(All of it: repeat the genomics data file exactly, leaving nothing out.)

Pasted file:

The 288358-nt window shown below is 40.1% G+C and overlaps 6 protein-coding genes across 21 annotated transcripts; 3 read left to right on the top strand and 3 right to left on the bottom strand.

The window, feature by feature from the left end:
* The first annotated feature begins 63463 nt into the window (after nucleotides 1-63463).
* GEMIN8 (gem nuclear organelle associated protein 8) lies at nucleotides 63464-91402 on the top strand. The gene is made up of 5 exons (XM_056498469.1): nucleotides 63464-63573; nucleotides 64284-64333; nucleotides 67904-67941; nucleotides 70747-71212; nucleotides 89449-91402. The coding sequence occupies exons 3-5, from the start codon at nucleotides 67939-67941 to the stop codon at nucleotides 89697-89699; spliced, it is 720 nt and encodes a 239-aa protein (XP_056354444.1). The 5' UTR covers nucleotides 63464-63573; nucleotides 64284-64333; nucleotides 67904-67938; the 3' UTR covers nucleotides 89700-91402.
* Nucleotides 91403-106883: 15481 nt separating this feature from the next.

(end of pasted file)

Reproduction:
The 288358-nt window shown below is 40.1% G+C and overlaps 6 protein-coding genes across 21 annotated transcripts; 3 read left to right on the top strand and 3 right to left on the bottom strand.

The window, feature by feature from the left end:
* The first annotated feature begins 63463 nt into the window (after nucleotides 1-63463).
* GEMIN8 (gem nuclear organelle associated protein 8) lies at nucleotides 63464-91402 on the top strand. The gene is made up of 5 exons (XM_056498469.1): nucleotides 63464-63573; nucleotides 64284-64333; nucleotides 67904-67941; nucleotides 70747-71212; nucleotides 89449-91402. The coding sequence occupies exons 3-5, from the start codon at nucleotides 67939-67941 to the stop codon at nucleotides 89697-89699; spliced, it is 720 nt and encodes a 239-aa protein (XP_056354444.1). The 5' UTR covers nucleotides 63464-63573; nucleotides 64284-64333; nucleotides 67904-67938; the 3' UTR covers nucleotides 89700-91402.
* Nucleotides 91403-106883: 15481 nt separating this feature from the next.